“Buying rentals continues to be a brilliant strategy that allows investors to hedge their bets in a real estate market shifting away from homeownership and toward a sharing economy.”

Average rental rates on three bedroom properties increased three percent from a year ago across all 285 counties analyzed, while average home prices on 3-bedroom properties increased 4 percent across those same counties.

Potential buy-to-rent returns still increased in 116 of the 285 counties analyzed (41 percent) thanks to rental rate growth outpacing home price growth in those counties.

Major counties where potential buy-to-rent returns increased from a year ago included Orange County, California in the Los Angeles metro area, King County, Washington in the Seattle metro area, Philadelphia County, Pennsylvania, and Suffolk County, New York on Long Island.

Philadelphia was among the counties with the highest potential rental returns for three bedroom properties purchased in the first five months of 2015.

RealtyTrac also analyzed potential buy-to-rent returns in 4,657 zip codes with sufficient fair market rent and home price data in the first five months of 2015.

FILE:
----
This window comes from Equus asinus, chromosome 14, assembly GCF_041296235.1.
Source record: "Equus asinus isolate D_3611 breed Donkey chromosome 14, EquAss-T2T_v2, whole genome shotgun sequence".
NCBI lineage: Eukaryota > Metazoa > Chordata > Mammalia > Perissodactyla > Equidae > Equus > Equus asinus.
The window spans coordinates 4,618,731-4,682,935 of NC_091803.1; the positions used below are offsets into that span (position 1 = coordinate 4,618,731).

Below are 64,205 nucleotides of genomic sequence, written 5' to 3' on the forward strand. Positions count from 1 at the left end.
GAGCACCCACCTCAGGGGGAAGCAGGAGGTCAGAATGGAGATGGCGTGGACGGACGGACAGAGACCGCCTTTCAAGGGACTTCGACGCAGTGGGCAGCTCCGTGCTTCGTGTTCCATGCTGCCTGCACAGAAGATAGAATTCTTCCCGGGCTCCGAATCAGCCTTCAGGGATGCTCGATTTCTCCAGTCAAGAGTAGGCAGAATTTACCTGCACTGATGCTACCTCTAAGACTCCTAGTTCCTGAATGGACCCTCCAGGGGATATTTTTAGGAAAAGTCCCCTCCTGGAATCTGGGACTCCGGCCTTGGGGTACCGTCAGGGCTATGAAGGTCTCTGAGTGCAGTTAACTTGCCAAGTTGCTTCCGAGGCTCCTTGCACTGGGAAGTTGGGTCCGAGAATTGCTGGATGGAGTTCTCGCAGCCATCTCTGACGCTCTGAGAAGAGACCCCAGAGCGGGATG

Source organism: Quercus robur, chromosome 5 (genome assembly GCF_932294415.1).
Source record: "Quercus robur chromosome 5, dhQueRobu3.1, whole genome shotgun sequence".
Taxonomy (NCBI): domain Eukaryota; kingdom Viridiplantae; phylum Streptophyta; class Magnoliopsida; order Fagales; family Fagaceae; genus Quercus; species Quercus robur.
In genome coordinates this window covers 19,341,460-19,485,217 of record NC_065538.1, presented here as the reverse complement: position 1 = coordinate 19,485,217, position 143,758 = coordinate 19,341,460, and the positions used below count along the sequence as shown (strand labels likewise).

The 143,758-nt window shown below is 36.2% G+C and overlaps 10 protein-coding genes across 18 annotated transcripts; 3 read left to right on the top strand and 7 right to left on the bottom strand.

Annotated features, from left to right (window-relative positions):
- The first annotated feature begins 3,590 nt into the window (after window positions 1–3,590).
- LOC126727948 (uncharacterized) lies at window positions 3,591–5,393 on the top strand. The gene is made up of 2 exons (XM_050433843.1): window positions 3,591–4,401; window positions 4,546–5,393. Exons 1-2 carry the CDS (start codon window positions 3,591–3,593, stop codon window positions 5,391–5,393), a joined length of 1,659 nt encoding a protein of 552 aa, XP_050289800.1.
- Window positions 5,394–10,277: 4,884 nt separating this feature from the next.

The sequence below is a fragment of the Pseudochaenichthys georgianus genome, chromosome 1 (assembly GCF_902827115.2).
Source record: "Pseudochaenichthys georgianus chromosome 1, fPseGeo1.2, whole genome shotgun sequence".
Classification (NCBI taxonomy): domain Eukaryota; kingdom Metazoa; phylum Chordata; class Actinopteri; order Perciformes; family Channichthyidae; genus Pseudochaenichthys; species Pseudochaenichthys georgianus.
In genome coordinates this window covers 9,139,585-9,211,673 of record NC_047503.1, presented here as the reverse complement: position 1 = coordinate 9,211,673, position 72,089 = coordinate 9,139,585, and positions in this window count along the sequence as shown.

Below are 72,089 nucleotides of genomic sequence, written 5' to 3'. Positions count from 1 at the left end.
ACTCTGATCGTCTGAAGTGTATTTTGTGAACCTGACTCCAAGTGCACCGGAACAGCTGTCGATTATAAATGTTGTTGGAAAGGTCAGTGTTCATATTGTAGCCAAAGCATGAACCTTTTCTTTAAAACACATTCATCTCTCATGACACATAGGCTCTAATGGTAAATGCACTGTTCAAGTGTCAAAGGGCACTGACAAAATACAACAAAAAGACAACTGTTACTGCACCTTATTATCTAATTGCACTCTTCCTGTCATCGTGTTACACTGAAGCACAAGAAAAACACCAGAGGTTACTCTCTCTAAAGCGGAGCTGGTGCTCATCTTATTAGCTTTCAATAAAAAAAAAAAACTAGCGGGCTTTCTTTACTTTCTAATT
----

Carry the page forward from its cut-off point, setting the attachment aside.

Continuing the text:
Zip codes with the highest potential rental returns on 3-bedroom properties purchased in the first five months of 2015 included zip codes in the Detroit, Atlanta, Cleveland, Philadelphia, Jacksonville, Florida, and Memphis metro areas.

The separate Buy-or-Rent analysis found that making monthly house payments on a three-bedroom property is more affordable than paying fair market rent on a three-bedroom property in 188 of the 285 counties analyzed (66 percent).

Major counties where it is still cheaper to buy than to rent include Miami-Dade County, Florida (42 percent of income to buy), San Bernardino County, California in Inland Southern California (36 percent), Clark County, Nevada in the Las Vegas metro area (27 percent), Broward County, Florida in South Florida (35 percent), and Wayne County, Michigan in the Detroit metro area (23 percent).

 

Pre-sales start at Brooklyn Tower

Adam America and the Naveh Shuster Group announced that they have launched pre-sales at their development 190 South 1st, a 32-unit, 13-story luxury new development tower in South Williamsburg.

MNS brokerage firm will oversee sales and marketing at the building, which is located at 190 South 1st Street at Driggs Avenue.

“Once complete, 190 South 1st Street will satisfy the demand from people who have been in search of luxury residences to purchase in Williamsburg – we are bringing a high-end luxury product to the market and are confident that it will resonate with the Williamsburg buyer,” said Dvir Cohen Hoshen, co-founder of Adam America.

Designed by architecture firm, ODA, 190 South 1st will feature a mix of studio, one- , two- and three-bedroom apartments, as well as a full-floor penthouse with a private rooftop terrace. Prices range from $565,000 to $1,525,000.